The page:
The hard-hitting British television series "I May Destroy You", which depicts the impact of a sexual assault on a young woman, has won praise from real-life survivors of sexual violence.
The show, recognised with several of the prestigious Bafta TV awards handed out Sunday, chronicles a successful young black blogger and novelist piecing together details of the attack she suffered while at a London bar with friends.
The series "changed my life", said Karan Tripathi, a 25-year-old Indian man who was sexually harassed at work.
It was only after watching the show that he acknowledged he was a victim, Tripathi said.
The series, which aired on the BBC and HBO in 2020, was written and directed by Michaela Coel, who also stars as the heroine Arabella. It is largely based on Coel's own life experiences.
In a dozen intense episodes, Coel spares no blushes with her frank depiction of banal yet violent encounters.
The show raises questions about the notion of sexual consent, particularly in the LGBTQ community, and strikes a powerful chord with survivors of violence.
Tripathi said the show helped him see he was a victim after a superior at work sexually harassed him and demanded favours from him.
"In my head I was like: 'Okay, does it even qualify... Because at that moment I froze. I just couldn't do anything. I couldn't resist," recalled Tripathi, who is gay.
"The show's helped me to answer that question," he added, noting in India there is no legal recognition that a man can suffer sexual harassment.
The show "gave me the courage to, you know, own up to things that I felt would make me vulnerable," he said.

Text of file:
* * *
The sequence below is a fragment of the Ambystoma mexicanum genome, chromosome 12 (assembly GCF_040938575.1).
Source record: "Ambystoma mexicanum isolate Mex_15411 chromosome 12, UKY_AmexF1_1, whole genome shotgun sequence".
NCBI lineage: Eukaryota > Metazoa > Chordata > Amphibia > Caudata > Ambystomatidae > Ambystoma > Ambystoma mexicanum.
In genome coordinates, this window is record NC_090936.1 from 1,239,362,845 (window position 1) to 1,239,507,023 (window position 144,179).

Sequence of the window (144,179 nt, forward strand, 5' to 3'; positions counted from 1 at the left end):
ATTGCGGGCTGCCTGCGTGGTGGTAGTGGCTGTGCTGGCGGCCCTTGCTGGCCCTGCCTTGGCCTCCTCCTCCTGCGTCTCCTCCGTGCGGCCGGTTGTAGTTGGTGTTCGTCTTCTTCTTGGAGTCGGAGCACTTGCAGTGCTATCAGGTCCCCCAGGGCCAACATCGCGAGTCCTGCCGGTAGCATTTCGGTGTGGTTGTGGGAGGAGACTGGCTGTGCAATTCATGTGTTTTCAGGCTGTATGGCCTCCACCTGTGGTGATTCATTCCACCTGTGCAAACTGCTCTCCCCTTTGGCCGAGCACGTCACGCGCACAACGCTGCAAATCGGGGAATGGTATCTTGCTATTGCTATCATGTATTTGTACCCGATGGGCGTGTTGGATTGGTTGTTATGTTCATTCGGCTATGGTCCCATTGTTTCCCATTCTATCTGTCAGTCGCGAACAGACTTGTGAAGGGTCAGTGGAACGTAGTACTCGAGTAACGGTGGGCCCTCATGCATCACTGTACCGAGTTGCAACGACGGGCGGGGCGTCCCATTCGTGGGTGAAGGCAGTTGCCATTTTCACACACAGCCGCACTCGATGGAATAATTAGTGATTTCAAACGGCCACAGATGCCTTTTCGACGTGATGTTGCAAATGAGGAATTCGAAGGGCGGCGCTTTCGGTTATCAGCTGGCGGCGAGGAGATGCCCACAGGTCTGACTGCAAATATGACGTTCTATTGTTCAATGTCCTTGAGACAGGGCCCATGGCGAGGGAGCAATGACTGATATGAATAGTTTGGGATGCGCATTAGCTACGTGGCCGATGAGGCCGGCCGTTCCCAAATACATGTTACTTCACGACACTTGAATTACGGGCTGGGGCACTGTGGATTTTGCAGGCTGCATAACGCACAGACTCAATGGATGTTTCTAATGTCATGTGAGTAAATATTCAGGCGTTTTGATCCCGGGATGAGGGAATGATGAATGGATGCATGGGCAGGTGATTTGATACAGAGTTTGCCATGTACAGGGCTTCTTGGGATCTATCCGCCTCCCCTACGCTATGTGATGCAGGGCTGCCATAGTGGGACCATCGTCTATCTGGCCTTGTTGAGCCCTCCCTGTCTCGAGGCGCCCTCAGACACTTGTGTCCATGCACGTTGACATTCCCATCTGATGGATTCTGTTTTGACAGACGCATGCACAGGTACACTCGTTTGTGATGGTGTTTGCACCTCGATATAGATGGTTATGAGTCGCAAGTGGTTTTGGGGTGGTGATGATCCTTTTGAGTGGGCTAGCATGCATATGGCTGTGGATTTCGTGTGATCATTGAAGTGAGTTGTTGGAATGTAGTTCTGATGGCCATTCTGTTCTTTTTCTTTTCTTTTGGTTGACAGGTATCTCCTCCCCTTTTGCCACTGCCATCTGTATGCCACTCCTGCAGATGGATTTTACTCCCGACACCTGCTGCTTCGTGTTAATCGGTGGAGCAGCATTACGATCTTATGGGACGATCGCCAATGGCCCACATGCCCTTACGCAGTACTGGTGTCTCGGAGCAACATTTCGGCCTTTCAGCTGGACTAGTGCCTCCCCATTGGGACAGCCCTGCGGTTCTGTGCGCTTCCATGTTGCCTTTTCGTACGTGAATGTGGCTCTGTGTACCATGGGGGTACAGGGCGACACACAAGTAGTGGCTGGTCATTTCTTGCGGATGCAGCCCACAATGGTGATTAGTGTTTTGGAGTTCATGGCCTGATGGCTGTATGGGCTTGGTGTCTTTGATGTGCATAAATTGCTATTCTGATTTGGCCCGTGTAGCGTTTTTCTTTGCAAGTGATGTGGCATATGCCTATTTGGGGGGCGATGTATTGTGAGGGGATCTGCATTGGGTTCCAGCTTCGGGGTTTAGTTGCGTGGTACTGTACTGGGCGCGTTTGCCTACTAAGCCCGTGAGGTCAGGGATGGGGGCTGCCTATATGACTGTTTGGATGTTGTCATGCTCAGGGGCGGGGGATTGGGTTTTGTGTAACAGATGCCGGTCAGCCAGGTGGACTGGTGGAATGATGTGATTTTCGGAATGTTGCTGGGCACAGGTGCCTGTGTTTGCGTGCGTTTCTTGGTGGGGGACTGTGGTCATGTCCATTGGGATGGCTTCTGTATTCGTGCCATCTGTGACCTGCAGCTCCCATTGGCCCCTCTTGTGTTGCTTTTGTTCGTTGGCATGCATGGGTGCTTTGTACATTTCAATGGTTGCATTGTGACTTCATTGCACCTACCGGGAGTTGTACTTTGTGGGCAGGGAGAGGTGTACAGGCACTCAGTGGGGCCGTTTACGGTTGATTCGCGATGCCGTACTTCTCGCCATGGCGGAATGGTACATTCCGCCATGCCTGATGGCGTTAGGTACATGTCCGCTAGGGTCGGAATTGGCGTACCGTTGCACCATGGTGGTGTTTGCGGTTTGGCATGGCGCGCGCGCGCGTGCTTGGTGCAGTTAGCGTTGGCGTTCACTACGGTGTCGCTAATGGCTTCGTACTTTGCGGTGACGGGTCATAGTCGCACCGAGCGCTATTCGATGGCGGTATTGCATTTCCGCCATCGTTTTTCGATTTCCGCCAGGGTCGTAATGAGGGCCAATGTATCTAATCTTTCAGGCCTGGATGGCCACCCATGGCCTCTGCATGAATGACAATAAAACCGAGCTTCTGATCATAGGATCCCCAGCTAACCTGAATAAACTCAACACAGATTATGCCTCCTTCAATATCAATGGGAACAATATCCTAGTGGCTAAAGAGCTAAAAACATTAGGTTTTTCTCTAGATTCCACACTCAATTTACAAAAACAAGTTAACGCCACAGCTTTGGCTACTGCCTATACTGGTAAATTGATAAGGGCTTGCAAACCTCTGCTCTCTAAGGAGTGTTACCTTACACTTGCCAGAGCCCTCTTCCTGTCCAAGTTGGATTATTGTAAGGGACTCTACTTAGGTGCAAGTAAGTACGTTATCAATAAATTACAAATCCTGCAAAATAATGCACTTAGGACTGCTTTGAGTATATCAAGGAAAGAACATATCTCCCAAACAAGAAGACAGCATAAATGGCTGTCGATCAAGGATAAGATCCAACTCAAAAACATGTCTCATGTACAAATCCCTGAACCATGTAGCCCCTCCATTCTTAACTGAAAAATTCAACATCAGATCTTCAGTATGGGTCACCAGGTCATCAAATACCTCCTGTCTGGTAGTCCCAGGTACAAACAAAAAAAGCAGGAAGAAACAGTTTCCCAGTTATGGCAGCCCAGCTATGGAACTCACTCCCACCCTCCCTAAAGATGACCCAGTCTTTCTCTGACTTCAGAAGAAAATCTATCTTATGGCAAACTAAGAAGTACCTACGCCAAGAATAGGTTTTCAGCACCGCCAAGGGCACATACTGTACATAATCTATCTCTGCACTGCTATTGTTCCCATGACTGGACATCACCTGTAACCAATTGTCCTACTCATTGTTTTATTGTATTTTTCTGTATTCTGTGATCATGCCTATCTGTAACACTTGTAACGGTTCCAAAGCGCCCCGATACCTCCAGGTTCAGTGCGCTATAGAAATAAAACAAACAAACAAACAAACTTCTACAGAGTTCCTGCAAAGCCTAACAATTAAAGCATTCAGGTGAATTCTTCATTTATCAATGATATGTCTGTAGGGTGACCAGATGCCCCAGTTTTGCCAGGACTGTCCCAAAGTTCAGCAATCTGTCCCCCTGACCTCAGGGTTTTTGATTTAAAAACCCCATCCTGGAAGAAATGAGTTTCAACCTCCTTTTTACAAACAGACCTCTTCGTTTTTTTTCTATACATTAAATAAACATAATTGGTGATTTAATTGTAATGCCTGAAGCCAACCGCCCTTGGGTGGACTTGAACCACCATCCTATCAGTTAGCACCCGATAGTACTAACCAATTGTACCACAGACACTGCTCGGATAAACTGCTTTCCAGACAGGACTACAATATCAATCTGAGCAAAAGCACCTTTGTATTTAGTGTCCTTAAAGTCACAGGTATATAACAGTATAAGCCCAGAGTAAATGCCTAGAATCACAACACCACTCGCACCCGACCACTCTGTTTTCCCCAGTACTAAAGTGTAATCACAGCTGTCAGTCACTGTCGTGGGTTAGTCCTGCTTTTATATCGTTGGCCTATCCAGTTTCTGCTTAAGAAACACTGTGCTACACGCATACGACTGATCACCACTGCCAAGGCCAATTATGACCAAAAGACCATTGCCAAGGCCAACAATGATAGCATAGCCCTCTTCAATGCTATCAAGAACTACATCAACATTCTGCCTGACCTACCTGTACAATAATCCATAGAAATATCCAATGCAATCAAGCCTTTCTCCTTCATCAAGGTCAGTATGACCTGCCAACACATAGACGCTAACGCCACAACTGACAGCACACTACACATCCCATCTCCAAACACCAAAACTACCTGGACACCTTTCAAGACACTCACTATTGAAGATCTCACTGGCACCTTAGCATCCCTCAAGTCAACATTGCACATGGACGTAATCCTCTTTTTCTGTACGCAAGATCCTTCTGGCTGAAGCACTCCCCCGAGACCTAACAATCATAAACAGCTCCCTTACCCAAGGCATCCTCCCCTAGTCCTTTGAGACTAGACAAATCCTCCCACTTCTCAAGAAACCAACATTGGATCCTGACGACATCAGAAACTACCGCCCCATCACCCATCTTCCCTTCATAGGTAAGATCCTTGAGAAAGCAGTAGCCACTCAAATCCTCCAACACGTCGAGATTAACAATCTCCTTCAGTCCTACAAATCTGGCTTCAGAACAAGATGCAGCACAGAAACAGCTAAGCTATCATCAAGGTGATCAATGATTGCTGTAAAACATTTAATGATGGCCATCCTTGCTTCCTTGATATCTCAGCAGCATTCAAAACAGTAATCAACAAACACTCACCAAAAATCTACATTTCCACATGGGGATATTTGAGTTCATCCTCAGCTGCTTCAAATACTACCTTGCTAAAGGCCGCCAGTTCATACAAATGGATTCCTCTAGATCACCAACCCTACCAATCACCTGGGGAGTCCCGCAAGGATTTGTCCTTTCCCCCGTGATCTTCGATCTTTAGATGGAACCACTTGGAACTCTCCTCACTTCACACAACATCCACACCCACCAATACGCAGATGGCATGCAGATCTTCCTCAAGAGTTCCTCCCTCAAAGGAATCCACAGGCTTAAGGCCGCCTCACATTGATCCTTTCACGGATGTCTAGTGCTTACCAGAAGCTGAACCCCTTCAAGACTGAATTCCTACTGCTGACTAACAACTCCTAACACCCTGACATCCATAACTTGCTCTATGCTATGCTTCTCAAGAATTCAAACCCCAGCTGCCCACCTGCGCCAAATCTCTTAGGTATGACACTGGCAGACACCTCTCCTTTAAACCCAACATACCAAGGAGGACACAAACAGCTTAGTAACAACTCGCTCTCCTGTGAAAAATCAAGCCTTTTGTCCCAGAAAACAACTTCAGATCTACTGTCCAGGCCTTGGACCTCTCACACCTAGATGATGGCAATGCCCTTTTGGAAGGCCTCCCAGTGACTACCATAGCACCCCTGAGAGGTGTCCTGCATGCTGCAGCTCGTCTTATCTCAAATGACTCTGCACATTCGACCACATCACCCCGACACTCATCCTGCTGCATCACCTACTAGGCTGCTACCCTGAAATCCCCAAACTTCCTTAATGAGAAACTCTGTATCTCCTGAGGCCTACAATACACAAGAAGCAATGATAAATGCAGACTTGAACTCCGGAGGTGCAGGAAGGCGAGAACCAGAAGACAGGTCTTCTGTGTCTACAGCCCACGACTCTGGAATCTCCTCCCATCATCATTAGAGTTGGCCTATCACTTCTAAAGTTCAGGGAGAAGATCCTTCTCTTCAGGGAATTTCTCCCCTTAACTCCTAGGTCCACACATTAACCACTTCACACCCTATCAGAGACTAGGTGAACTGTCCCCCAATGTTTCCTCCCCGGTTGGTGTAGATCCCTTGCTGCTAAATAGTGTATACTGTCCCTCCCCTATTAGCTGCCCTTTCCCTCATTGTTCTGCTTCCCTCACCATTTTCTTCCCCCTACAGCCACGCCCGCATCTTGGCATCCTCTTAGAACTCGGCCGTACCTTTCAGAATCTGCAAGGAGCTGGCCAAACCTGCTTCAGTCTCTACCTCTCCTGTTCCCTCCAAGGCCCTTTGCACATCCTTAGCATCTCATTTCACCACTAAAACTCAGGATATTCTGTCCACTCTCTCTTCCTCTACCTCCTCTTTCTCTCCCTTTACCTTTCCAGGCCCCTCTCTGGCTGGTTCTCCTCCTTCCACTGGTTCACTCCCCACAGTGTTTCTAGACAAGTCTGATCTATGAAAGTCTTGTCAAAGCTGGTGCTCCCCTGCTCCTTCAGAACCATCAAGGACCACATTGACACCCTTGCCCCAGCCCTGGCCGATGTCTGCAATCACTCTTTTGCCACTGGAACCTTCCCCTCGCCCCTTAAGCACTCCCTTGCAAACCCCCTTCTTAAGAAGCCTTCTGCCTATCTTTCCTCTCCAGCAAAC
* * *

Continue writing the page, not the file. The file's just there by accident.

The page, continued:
"It gave me a voice, it gave me a language, it gave me the grammar to talk about sexual harassment."
- 'Demanding justice' -
Tripathi learnt of the show from discussion in social media when it failed to win any nominations for the US Golden Globes awarded in March, despite calls for greater diversity.
However, Sunday's Bafta TV ceremony saw Coel win best actress, drama writer and director, while the show itself was named best mini-series and recognised for best editing.
The acclaim for the show is well-deserved, said Marie Albert, a 26-year-old French journalist and feminist.
"I don't remember ever seeing anything so empowering before," she said, adding that it made her "feel really justified in demanding justice" over sexual attacks against her.
Albert said that after watching the show, she gathered up the courage to report the assaults in February, realising she "could not go back to life as it was before".
Albert said she reported incidents of domestic violence, sexual assault and harassment at work.
She also reported she had been raped, something she only acknowledged while watching an episode of the show about "stealthing", when the heroine's partner removes a condom during sex without her knowledge.
- 'Cathartic' -
While sexual violence is "far too often... used as a plot device to elicit drama", this show is "helpful and inspiring for survivors", said a spokesman for The Survivors' Trust, a British umbrella agency for rape and sexual abuse services.
The show portrays its heroine Arabella as "flawed and realistic", he added, rather than making her "the typical victim stereotype".
The show's finale is a "cathartic experience", according to the spokesman, sending the message that "although we cannot change the events that happen to us, we can move past them in our own way".
Albert said: "These aren't stereotyped situations of assault, but the banal situations that I've been in," stressing that these are shown "with a lot of nuance, so that an attacker can in turn be assaulted."
Tripathi also praised the series for depicting events in a way that is "authentic" and "just the way it is".
The show "transcends cultures," he added.